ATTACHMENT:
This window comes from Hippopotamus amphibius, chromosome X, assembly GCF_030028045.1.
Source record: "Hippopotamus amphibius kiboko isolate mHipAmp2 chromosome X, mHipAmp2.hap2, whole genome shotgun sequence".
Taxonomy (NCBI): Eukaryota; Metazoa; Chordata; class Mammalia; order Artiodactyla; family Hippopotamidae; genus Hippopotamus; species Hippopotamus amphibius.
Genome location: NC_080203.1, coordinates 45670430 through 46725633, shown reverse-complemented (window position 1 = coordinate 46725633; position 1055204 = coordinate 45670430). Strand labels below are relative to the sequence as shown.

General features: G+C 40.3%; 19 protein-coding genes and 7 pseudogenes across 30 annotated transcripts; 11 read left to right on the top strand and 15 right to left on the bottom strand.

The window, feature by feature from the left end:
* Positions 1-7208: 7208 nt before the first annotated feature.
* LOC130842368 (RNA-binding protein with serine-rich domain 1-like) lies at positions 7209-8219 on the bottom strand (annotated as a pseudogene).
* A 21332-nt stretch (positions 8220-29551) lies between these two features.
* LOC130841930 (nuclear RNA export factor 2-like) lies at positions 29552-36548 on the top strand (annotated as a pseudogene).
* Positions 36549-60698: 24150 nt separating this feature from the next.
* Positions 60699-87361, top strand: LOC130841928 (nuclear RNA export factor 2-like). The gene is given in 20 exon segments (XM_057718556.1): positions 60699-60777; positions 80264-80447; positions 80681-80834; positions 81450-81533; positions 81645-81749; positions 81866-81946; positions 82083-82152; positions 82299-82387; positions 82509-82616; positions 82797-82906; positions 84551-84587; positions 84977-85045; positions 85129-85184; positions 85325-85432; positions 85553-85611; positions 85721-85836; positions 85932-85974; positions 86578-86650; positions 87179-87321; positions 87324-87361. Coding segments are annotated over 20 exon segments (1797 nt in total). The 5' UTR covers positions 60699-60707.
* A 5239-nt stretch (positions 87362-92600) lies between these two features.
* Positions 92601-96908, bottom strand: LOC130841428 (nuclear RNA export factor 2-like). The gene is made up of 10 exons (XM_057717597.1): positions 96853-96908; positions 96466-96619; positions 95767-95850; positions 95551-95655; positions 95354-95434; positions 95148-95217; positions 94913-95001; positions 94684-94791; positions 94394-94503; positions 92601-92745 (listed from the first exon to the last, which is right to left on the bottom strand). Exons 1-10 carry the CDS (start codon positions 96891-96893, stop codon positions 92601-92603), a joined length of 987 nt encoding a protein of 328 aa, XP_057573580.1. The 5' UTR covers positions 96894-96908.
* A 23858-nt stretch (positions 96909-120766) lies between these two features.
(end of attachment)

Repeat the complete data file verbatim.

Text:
This window comes from Hippopotamus amphibius, chromosome X, assembly GCF_030028045.1.
Source record: "Hippopotamus amphibius kiboko isolate mHipAmp2 chromosome X, mHipAmp2.hap2, whole genome shotgun sequence".
Taxonomy (NCBI): Eukaryota; Metazoa; Chordata; class Mammalia; order Artiodactyla; family Hippopotamidae; genus Hippopotamus; species Hippopotamus amphibius.
Genome location: NC_080203.1, coordinates 45670430 through 46725633, shown reverse-complemented (window position 1 = coordinate 46725633; position 1055204 = coordinate 45670430). Strand labels below are relative to the sequence as shown.

General features: G+C 40.3%; 19 protein-coding genes and 7 pseudogenes across 30 annotated transcripts; 11 read left to right on the top strand and 15 right to left on the bottom strand.

The window, feature by feature from the left end:
* Positions 1-7208: 7208 nt before the first annotated feature.
* LOC130842368 (RNA-binding protein with serine-rich domain 1-like) lies at positions 7209-8219 on the bottom strand (annotated as a pseudogene).
* A 21332-nt stretch (positions 8220-29551) lies between these two features.
* LOC130841930 (nuclear RNA export factor 2-like) lies at positions 29552-36548 on the top strand (annotated as a pseudogene).
* Positions 36549-60698: 24150 nt separating this feature from the next.
* Positions 60699-87361, top strand: LOC130841928 (nuclear RNA export factor 2-like). The gene is given in 20 exon segments (XM_057718556.1): positions 60699-60777; positions 80264-80447; positions 80681-80834; positions 81450-81533; positions 81645-81749; positions 81866-81946; positions 82083-82152; positions 82299-82387; positions 82509-82616; positions 82797-82906; positions 84551-84587; positions 84977-85045; positions 85129-85184; positions 85325-85432; positions 85553-85611; positions 85721-85836; positions 85932-85974; positions 86578-86650; positions 87179-87321; positions 87324-87361. Coding segments are annotated over 20 exon segments (1797 nt in total). The 5' UTR covers positions 60699-60707.
* A 5239-nt stretch (positions 87362-92600) lies between these two features.
* Positions 92601-96908, bottom strand: LOC130841428 (nuclear RNA export factor 2-like). The gene is made up of 10 exons (XM_057717597.1): positions 96853-96908; positions 96466-96619; positions 95767-95850; positions 95551-95655; positions 95354-95434; positions 95148-95217; positions 94913-95001; positions 94684-94791; positions 94394-94503; positions 92601-92745 (listed from the first exon to the last, which is right to left on the bottom strand). Exons 1-10 carry the CDS (start codon positions 96891-96893, stop codon positions 92601-92603), a joined length of 987 nt encoding a protein of 328 aa, XP_057573580.1. The 5' UTR covers positions 96894-96908.
* A 23858-nt stretch (positions 96909-120766) lies between these two features.